Pelargonium graveolens is a soft, spreading shrub that grows to 1,3 m. It shares the common name of rose-scented pelargonium with P. capitatum. The strong fragrance suggests the important use of this plant in the cosmetic industry, planted for the essential oil yielded through distillation.
The hairy stems of P. graveolens become woody with age. The dark green leaves are deeply lobed and shallowly toothed, overall triangular to rounded in shape. Leaves have uneven surfaces, especially near their margins. The leaves are covered in glandular hairs; the larger veins are recessed on the upper surfaces.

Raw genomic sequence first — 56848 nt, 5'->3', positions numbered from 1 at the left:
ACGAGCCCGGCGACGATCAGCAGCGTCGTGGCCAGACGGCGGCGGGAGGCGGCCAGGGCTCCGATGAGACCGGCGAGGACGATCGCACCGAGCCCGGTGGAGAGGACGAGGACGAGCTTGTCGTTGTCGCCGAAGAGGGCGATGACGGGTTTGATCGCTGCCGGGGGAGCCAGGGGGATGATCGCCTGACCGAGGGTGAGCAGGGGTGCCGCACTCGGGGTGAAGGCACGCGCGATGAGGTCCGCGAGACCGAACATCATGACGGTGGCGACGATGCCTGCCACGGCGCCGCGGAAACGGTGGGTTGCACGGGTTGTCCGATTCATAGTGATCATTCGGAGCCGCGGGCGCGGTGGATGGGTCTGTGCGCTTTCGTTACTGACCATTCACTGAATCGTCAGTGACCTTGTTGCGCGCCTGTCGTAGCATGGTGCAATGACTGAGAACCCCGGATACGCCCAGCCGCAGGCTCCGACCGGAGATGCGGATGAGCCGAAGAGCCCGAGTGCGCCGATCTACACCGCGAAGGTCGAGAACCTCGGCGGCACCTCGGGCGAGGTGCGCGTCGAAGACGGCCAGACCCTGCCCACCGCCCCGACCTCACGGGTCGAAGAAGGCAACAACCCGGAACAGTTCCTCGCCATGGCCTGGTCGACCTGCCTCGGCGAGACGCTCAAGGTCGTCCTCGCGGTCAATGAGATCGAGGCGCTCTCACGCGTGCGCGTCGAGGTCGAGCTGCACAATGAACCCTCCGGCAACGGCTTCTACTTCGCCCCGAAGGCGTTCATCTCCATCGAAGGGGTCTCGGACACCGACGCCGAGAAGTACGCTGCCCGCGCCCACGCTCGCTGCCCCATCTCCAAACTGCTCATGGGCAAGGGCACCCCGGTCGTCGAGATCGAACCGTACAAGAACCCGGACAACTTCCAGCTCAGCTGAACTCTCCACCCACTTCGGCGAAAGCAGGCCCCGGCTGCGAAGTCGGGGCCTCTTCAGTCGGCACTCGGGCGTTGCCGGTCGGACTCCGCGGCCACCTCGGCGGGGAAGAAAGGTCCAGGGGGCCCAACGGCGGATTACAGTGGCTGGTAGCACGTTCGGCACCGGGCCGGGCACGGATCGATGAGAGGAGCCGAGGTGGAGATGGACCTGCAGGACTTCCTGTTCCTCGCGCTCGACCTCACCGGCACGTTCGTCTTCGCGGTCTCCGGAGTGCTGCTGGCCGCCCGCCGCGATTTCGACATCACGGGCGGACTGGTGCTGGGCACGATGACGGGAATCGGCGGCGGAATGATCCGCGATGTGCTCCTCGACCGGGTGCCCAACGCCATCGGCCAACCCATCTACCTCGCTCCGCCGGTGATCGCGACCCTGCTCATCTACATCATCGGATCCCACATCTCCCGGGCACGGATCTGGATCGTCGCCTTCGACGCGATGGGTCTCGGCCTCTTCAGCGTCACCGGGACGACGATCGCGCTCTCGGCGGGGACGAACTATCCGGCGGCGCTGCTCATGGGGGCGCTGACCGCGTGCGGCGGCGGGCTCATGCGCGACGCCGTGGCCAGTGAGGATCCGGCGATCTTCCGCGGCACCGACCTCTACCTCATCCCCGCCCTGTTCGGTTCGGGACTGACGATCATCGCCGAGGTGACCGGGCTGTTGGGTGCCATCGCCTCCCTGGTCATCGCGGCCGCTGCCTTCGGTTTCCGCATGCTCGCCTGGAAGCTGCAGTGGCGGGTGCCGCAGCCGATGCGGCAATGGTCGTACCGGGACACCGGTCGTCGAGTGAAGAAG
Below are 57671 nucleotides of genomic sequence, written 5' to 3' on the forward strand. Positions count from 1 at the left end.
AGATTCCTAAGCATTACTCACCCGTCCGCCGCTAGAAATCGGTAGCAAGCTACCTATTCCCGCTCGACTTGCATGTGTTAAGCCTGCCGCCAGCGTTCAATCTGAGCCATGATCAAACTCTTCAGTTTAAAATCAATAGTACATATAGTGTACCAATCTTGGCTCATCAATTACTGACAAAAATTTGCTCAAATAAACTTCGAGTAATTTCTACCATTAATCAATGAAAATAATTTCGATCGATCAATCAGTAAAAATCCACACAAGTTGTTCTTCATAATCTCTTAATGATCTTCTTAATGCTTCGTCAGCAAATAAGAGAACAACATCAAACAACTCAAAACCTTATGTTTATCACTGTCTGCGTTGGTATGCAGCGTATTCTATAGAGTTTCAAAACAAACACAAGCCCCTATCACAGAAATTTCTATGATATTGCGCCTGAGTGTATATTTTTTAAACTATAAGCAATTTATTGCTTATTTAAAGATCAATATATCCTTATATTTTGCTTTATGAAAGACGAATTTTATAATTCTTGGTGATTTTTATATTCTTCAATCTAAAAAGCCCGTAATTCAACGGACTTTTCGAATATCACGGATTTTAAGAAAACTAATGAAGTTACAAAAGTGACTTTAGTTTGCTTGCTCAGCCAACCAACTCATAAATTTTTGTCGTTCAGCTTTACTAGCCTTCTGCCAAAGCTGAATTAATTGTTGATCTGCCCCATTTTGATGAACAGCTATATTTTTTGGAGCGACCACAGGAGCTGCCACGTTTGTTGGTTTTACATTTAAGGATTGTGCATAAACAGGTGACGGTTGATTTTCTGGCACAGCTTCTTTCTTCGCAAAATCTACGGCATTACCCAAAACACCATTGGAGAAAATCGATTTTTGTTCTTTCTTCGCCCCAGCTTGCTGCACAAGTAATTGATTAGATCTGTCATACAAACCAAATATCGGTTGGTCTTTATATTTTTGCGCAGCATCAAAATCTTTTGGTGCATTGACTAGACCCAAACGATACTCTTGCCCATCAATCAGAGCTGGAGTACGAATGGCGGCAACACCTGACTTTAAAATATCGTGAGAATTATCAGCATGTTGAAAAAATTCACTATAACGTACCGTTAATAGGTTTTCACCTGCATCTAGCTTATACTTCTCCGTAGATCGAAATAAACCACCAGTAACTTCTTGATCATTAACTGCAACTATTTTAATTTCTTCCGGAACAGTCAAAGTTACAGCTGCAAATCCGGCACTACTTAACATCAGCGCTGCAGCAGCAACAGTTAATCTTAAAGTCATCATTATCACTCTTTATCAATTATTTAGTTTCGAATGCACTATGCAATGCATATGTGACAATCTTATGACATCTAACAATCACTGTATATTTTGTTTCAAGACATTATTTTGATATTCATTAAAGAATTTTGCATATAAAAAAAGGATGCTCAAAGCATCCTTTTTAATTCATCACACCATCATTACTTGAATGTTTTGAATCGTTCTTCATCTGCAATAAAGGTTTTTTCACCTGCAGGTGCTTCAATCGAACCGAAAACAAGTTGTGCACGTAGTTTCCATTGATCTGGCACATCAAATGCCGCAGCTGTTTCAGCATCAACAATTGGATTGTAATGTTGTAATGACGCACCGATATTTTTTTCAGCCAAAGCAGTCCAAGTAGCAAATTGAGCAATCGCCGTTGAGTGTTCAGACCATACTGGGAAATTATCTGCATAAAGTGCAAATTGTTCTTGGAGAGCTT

Pink, magenta or white flowers appear in umbels from late winter to midsummer, mainly in spring.
Two notably discrete distributions of the species exist: one in the eastern Little Karoo from the Swartberge to Uniondale, the other in Limpopo. The habitat is moist areas of mountain kloofs, often in partial shade (Bond and Goldblatt, 1984; www.plantzafrica.com).